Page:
Writing more than 130 years ago, the New York Herald Tribune disparagingly characterised diplomacy as “the sewer through which flows the scum and refuse of the political puddle,” suggesting that those deemed unfit for domestic politics were suitable for international assignments. 

This harsh judgment reflects a longstanding American tradition of skepticism towards the diplomatic profession, typically viewing the foreign service as a haven for political castoffs rather than a venue for skilled professionals adept in public administration, international relations, and statecraft.

In The Gambia, it seems this critique has found a second life, with the Ministry of Foreign Affairs, International Cooperation, and Gambians Abroad (MoFA) fielding its embassies and high commissions across the globe with inadequately prepared intellectuals and political rejects, thereby offering more drama than substance. 

Indeed, the current state of the Gambian Foreign Service has reached an unprecedented low, marked by numerous scandals that have tarnished its reputation and undermined its effectiveness. 

Recalls and scandals aplenty, one can’t help but wonder if they might consider hiring a professional ethicist—or at least a good PR team. Perhaps it’s time for a reality TV show—”The Real Diplomats of Banjul,” showcasing the complexities and failures of diplomatic protocol and public accountability.

Since Adama Barrow came to power, The Gambia’s foreign services have been reduced to a repository for mediocre officials whose educational credentials rarely extend beyond secondary school. Echoing Shakespeare’s sentiment in Hamlet, it seems that “something is rotten in the state of Denmark” – or in this case, The Gambia, where inadequately prepared, semi-literate, unprincipled officials are continuously dispatched to represent the nation. 

The concept of diplomats being highly educated intellectuals with clean criminal records has changed dramatically in today’s Gambia. The current crop of Gambian diplomats paints a different picture of diplomatists.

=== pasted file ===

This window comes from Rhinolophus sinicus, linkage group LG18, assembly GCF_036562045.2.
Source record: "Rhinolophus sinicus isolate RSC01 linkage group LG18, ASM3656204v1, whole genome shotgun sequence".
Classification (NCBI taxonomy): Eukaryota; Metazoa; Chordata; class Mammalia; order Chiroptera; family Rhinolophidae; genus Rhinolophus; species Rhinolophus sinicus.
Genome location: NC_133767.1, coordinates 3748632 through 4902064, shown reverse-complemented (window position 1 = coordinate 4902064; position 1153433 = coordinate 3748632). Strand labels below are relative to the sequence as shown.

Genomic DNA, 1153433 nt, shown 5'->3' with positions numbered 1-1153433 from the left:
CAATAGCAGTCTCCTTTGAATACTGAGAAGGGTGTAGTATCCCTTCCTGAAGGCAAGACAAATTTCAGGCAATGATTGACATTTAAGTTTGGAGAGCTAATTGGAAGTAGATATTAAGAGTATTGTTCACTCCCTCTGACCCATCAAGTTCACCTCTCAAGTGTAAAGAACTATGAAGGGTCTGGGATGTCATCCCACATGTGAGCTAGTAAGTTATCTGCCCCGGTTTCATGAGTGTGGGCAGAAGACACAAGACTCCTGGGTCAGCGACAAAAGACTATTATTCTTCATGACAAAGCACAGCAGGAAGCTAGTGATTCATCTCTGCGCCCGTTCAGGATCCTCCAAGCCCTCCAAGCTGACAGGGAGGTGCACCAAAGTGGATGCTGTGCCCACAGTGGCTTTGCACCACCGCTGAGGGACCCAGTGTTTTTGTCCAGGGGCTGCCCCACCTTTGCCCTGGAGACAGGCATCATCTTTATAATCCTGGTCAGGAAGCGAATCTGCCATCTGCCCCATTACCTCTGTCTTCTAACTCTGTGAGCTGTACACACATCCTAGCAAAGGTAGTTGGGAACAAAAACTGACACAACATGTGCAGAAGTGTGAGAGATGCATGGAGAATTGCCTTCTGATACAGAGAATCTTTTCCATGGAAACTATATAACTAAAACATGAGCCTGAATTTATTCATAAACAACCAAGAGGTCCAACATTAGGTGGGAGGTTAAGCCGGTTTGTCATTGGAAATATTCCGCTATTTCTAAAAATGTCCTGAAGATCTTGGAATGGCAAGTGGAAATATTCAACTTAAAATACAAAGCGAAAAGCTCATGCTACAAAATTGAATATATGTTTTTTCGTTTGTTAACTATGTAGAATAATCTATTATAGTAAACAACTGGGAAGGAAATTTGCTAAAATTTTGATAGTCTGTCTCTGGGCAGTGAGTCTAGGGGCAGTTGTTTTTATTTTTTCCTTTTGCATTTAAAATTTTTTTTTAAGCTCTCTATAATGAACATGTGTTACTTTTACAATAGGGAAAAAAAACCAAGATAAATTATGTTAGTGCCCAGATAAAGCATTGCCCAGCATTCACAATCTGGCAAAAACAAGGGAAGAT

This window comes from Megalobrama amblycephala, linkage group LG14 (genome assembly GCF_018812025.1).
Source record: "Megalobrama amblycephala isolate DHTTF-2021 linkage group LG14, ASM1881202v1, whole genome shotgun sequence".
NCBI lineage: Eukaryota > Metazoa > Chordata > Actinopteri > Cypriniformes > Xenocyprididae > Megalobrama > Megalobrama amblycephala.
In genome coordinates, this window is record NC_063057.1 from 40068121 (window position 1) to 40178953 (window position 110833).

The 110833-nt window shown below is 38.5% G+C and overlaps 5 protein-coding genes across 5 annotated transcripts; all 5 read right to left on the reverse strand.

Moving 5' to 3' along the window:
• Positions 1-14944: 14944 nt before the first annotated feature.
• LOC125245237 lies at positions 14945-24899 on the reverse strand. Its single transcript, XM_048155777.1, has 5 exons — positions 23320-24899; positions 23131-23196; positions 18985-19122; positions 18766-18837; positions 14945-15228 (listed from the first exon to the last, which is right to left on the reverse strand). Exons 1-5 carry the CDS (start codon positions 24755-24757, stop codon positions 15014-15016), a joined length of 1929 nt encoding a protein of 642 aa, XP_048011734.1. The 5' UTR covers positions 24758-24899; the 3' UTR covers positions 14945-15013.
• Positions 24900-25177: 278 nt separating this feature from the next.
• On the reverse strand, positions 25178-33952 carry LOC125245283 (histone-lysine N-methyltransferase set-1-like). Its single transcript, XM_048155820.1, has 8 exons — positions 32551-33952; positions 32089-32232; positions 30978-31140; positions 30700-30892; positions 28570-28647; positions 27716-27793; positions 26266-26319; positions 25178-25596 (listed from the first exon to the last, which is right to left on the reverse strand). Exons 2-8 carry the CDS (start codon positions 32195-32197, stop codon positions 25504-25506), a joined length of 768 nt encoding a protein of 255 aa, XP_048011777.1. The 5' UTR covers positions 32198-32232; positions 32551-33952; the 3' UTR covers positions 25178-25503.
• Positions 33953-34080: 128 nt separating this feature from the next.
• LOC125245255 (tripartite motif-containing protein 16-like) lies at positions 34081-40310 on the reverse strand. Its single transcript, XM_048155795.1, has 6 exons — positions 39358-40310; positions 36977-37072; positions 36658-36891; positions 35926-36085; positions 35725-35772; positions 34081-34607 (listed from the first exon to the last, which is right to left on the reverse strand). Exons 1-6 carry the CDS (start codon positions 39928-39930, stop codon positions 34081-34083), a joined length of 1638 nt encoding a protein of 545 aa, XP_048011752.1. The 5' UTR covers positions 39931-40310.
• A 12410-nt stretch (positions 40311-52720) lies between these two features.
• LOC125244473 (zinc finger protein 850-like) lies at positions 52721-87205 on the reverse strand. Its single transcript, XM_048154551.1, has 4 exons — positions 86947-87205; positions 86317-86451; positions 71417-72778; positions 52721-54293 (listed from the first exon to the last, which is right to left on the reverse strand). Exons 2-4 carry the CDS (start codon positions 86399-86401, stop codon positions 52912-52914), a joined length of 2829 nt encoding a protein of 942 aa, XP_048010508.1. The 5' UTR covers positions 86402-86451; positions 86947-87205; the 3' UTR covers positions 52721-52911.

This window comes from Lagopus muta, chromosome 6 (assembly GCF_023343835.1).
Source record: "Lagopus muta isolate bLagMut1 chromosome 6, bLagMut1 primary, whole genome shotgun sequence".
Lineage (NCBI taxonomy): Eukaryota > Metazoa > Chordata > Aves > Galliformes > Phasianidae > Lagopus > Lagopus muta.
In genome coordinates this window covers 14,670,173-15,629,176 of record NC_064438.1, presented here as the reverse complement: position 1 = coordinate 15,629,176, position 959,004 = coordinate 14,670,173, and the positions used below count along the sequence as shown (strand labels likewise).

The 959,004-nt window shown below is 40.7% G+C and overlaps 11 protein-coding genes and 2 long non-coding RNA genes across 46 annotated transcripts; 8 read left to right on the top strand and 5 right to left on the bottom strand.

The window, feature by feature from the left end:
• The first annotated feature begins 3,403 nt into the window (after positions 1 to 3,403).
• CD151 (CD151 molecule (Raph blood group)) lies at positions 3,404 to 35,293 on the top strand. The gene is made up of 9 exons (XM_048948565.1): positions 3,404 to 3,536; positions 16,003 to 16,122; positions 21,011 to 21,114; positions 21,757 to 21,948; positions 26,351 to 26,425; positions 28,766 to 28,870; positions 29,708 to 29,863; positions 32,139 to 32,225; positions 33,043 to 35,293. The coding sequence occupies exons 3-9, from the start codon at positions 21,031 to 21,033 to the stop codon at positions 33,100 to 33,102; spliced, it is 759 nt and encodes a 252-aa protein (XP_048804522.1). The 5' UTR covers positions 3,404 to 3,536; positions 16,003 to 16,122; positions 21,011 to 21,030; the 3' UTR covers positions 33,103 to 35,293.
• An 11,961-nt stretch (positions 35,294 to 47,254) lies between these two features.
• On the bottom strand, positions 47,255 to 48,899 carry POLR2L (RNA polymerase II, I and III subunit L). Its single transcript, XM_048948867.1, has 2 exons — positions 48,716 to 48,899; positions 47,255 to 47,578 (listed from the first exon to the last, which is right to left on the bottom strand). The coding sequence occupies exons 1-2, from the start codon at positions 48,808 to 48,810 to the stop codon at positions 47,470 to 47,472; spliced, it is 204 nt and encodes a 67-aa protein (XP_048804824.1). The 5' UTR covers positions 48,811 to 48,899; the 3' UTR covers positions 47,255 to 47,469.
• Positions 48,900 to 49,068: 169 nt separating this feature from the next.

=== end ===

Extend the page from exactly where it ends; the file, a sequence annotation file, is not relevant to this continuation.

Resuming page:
One might imagine the Ministry of Foreign Affairs as a circus tent, where the ringmaster is more interested in maintaining the spectacle than upholding any semblance of dignity. Had the likes of Dr. Sedat Jobe had their way, the Gambian Foreign Service would be an institution of impeccable integrity and professionalism, emphasising the importance of bureaucratic efficiency and meritocratic principles in public sector administration.

To get you up to speed with what we are talking about, let’s delve into the recent cascade of events that have led to the recalls of several diplomats, cementing The Gambia’s reputation as the country with the highest diplomatic scandals in mainland Africa over the past seven years. Here, we reproduce a few incidents that were reported by Gambian media:

February 24, 2021: A Gambian diplomat was recalled from Russia over a leaked sex tape. Yankuba Saidy, the deputy head of mission at the Gambian Embassy in Moscow, was brought back to The Gambia after his involvement in “activities deemed unbecoming of a Foreign Service Officer” came to light. 

Saidy’s scandalous behaviour has left him with plenty of time to ponder the importance of discretion, perhaps while sipping attaya and reflecting on his missteps. His misconduct underscores the urgent need for stricter vetting processes and ethical training for those representing the nation abroad. 

It seems that Saidy thought diplomacy involved more bedroom diplomacy than actual international relations—proving once again that “what happens in Moscow doesn’t always stay in Moscow【Gambiana】. 

May 30, 2024: The government spokesman announced the recall of Jerrehba Jammeh, Gambia’s Deputy Ambassador in Mauritania, and Abdoulie Conteh, Gambia’s Consul General in Saudi Arabia. 

Jammeh’s recall came after he was entrusted with $5000 intended for the Gambian community in Nouakchott—a sum that, unsurprisingly, didn’t reach its destination. One wonders if Jammeh mistook the funds for a vacation budget. 

Meanwhile, Conteh’s recall remains shrouded in diplomatic mystery, possibly involving a secret handshake or two. This blatant disregard for protocol and accountability reflects a deeper malaise within the Gambian diplomatic corps, where personal gain often overshadows loyalty to the nation. Such behaviour not only disrespects the authority of the state but also sets a dangerous precedent for future diplomat【Africa-Press】.

February 26, 2024: Sheikh Tijan Hydara, the ambassador, and his deputy, Vincent Mendy, were recalled from their posts in Cuba. The reason? Personal grievances and office clashes, proving that not even diplomatic immunity can shield one from office politics.

Perhaps they were inspired by Machiavelli, who would have surely found their antics entertaining. But rather than trying to manifest their martial skills, these diplomats should do what they were sent to do: diplomacy. 

This internal discord further illustrates the lack of professional decorum and ethical standards among Gambian diplomats, highlighting the urgent need for comprehensive conflict resolution training within the foreign service【The Point】.